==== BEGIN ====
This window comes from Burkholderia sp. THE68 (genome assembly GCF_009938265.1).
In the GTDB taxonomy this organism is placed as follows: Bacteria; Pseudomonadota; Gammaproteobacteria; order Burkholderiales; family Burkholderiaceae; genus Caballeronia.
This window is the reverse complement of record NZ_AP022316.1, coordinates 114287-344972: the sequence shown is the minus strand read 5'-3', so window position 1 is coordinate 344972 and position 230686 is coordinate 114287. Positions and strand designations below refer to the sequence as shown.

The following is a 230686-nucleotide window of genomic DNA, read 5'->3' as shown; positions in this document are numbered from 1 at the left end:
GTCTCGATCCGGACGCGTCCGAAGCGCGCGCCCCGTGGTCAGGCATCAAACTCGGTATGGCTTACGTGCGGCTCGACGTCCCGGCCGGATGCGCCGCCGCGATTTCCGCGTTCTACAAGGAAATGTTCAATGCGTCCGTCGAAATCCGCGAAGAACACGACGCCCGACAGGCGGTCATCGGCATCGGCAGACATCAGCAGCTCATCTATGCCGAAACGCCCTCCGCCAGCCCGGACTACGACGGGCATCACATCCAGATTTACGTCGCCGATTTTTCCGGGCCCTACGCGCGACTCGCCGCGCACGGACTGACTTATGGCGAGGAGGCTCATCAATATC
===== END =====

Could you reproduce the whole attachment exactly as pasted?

This window comes from Burkholderia sp. THE68 (genome assembly GCF_009938265.1).
In the GTDB taxonomy this organism is placed as follows: Bacteria; Pseudomonadota; Gammaproteobacteria; order Burkholderiales; family Burkholderiaceae; genus Caballeronia.
This window is the reverse complement of record NZ_AP022316.1, coordinates 114287-344972: the sequence shown is the minus strand read 5'-3', so window position 1 is coordinate 344972 and position 230686 is coordinate 114287. Positions and strand designations below refer to the sequence as shown.

The following is a 230686-nucleotide window of genomic DNA, read 5'->3' as shown; positions in this document are numbered from 1 at the left end:
GTCTCGATCCGGACGCGTCCGAAGCGCGCGCCCCGTGGTCAGGCATCAAACTCGGTATGGCTTACGTGCGGCTCGACGTCCCGGCCGGATGCGCCGCCGCGATTTCCGCGTTCTACAAGGAAATGTTCAATGCGTCCGTCGAAATCCGCGAAGAACACGACGCCCGACAGGCGGTCATCGGCATCGGCAGACATCAGCAGCTCATCTATGCCGAAACGCCCTCCGCCAGCCCGGACTACGACGGGCATCACATCCAGATTTACGTCGCCGATTTTTCCGGGCCCTACGCGCGACTCGCCGCGCACGGACTGACTTATGGCGAGGAGGCTCATCAATATC